There’s a lot of blogging going on about the New York Times’ recent article concerning the mass exodus of teenagers from evangelical churches. I’ve heard all this for a while now, so it’s not really a ground-breaking story or anything. I wouldn’t even bother to mention it here except for this quote given in the context of disputing the statistic that “4% of teens will be bible-believing in the next generation.” Quote:
Mr. Luce responded: “If the 4 percent is true, or even the 5 percent, it’s an indictment of youth ministry. So certainly they’re going to want different data.”
Why do youth ministries take so much blame for this statistic? C’mon, [tag]Run Luce[/tag]! Yes, some youth ministries can stand to be re-evaluated and changed, but it can’t be entirely our fault. There is a lot more to this than just ineffective youth groups.
I think it involves the following:
1. If students aren’t returning to [tag]church[/tag], then maybe the church needs to rethink what they’re doing and how they “do church.” What is it about the church that students don’t want to be a part of?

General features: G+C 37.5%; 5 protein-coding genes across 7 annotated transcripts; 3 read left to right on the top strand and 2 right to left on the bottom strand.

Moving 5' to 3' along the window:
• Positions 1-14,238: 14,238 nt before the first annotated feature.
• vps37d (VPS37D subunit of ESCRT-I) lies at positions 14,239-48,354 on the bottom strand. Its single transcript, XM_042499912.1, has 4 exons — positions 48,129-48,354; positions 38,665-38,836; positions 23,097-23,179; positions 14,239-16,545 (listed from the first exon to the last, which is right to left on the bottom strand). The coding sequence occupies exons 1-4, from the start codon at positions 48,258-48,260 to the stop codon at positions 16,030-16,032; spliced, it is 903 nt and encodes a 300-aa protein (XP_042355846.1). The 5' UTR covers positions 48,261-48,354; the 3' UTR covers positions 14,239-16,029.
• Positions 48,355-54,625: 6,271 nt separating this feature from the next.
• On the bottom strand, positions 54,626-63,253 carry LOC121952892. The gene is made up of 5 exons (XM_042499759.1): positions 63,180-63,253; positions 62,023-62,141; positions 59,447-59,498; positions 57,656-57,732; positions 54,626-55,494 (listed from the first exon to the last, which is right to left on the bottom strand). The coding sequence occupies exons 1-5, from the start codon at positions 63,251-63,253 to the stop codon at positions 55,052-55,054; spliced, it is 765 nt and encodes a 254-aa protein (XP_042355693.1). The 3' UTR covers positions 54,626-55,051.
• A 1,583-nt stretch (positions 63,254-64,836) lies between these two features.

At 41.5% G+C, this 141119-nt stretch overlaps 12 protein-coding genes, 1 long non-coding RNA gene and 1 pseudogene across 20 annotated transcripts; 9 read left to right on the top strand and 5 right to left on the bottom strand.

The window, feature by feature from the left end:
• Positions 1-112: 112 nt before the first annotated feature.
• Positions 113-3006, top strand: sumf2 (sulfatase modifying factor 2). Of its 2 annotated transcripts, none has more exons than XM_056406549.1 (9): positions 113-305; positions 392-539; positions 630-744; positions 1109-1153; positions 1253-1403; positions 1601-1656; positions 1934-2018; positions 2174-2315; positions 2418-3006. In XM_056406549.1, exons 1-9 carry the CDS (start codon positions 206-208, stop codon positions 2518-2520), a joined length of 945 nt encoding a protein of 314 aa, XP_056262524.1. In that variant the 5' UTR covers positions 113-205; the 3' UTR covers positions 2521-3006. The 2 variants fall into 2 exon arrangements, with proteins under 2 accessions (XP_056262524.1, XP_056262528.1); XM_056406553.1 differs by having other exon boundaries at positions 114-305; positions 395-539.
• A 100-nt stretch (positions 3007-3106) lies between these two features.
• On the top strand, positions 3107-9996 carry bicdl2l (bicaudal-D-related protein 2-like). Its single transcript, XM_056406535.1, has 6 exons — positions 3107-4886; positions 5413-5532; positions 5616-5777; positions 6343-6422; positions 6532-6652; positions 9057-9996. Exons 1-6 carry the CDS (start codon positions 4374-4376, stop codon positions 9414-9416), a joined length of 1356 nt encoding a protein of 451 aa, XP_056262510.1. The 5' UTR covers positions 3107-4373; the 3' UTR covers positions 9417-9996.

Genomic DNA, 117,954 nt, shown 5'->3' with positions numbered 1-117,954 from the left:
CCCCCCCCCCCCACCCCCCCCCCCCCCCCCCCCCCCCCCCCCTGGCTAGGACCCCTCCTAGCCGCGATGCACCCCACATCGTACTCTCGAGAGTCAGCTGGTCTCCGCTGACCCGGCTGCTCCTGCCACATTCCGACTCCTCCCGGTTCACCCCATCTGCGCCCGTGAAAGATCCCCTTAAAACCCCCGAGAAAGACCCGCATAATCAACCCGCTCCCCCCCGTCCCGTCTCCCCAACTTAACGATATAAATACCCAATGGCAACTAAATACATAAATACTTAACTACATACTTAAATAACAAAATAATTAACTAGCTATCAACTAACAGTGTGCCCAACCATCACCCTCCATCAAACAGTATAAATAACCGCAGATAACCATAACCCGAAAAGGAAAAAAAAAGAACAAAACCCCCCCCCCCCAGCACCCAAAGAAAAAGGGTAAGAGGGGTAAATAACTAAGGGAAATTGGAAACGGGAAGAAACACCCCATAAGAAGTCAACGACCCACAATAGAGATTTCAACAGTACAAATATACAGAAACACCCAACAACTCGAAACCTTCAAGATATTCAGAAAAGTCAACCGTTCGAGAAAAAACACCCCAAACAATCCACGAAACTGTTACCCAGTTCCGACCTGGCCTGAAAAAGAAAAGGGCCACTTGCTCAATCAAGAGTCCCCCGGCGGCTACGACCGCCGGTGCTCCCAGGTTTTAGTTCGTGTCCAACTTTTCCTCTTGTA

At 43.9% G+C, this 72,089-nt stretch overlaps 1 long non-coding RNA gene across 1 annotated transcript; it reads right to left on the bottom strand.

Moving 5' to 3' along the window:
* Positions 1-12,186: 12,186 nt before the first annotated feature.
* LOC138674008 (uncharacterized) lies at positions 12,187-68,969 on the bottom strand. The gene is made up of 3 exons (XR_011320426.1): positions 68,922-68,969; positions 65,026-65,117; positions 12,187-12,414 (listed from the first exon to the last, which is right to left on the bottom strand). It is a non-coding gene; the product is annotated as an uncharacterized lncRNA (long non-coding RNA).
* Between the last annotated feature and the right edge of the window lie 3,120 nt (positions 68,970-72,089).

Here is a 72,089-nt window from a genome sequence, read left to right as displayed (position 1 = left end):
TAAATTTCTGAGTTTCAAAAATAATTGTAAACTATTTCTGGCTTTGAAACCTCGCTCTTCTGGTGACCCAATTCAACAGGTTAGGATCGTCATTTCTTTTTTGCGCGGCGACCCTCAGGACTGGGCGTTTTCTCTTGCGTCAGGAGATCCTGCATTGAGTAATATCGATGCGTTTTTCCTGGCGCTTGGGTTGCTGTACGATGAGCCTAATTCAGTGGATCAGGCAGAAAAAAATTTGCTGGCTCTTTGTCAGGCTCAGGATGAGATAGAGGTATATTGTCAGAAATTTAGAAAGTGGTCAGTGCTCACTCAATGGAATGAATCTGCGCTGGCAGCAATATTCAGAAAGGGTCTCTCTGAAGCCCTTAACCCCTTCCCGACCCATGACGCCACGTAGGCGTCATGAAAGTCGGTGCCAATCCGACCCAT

2. Students need to see genuine godliness lived out by parents at home and in the lives of their youth workers. The truth is, many parents in our churches wouldn’t even meet the standard of spiritual maturity that I require for volunteers who are in this role model position.
3. Students need to have a solid understanding of bibliology and why then can trust [tag]scripture[/tag]. The Bible needs to be a reliable source as the foundation of everything they do and how they live their lives, not just a book of stories. Churches are filled with biblically illiterate people and it shows.
Posted on October 11, 2006